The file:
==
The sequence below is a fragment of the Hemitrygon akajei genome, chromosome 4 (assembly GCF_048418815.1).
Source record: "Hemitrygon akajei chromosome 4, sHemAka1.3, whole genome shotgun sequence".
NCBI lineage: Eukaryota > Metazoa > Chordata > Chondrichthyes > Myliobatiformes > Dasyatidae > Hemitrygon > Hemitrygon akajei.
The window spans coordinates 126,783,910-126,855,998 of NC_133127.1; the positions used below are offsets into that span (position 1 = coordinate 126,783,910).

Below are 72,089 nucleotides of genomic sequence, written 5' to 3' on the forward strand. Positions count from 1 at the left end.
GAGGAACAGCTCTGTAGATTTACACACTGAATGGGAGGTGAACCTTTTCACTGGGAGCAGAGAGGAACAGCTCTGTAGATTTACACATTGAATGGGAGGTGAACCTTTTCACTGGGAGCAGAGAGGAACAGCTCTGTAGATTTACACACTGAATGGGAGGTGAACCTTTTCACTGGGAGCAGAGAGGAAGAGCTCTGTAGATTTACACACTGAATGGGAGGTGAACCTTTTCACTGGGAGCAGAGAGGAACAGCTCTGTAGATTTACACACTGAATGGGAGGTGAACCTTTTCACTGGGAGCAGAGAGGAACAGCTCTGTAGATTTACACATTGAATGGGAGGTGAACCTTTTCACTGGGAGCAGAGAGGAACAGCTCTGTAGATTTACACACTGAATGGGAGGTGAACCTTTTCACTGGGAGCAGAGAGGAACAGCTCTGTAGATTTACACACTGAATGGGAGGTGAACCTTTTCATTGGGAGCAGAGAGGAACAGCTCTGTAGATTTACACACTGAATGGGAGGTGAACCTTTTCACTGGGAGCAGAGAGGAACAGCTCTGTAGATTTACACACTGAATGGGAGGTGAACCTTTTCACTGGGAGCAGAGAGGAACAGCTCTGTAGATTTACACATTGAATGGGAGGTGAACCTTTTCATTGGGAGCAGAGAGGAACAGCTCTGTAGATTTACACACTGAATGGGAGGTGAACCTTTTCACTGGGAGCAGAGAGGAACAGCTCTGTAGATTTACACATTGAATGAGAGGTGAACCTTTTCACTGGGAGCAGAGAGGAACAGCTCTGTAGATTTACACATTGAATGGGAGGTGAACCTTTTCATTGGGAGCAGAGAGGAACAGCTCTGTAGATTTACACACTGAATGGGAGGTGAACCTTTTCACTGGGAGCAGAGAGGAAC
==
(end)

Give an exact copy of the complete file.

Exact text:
The sequence below is a fragment of the Hemitrygon akajei genome, chromosome 4 (assembly GCF_048418815.1).
Source record: "Hemitrygon akajei chromosome 4, sHemAka1.3, whole genome shotgun sequence".
NCBI lineage: Eukaryota > Metazoa > Chordata > Chondrichthyes > Myliobatiformes > Dasyatidae > Hemitrygon > Hemitrygon akajei.
The window spans coordinates 126,783,910-126,855,998 of NC_133127.1; the positions used below are offsets into that span (position 1 = coordinate 126,783,910).

Below are 72,089 nucleotides of genomic sequence, written 5' to 3' on the forward strand. Positions count from 1 at the left end.
GAGGAACAGCTCTGTAGATTTACACACTGAATGGGAGGTGAACCTTTTCACTGGGAGCAGAGAGGAACAGCTCTGTAGATTTACACATTGAATGGGAGGTGAACCTTTTCACTGGGAGCAGAGAGGAACAGCTCTGTAGATTTACACACTGAATGGGAGGTGAACCTTTTCACTGGGAGCAGAGAGGAAGAGCTCTGTAGATTTACACACTGAATGGGAGGTGAACCTTTTCACTGGGAGCAGAGAGGAACAGCTCTGTAGATTTACACACTGAATGGGAGGTGAACCTTTTCACTGGGAGCAGAGAGGAACAGCTCTGTAGATTTACACATTGAATGGGAGGTGAACCTTTTCACTGGGAGCAGAGAGGAACAGCTCTGTAGATTTACACACTGAATGGGAGGTGAACCTTTTCACTGGGAGCAGAGAGGAACAGCTCTGTAGATTTACACACTGAATGGGAGGTGAACCTTTTCATTGGGAGCAGAGAGGAACAGCTCTGTAGATTTACACACTGAATGGGAGGTGAACCTTTTCACTGGGAGCAGAGAGGAACAGCTCTGTAGATTTACACACTGAATGGGAGGTGAACCTTTTCACTGGGAGCAGAGAGGAACAGCTCTGTAGATTTACACATTGAATGGGAGGTGAACCTTTTCATTGGGAGCAGAGAGGAACAGCTCTGTAGATTTACACACTGAATGGGAGGTGAACCTTTTCACTGGGAGCAGAGAGGAACAGCTCTGTAGATTTACACATTGAATGAGAGGTGAACCTTTTCACTGGGAGCAGAGAGGAACAGCTCTGTAGATTTACACATTGAATGGGAGGTGAACCTTTTCATTGGGAGCAGAGAGGAACAGCTCTGTAGATTTACACACTGAATGGGAGGTGAACCTTTTCACTGGGAGCAGAGAGGAAC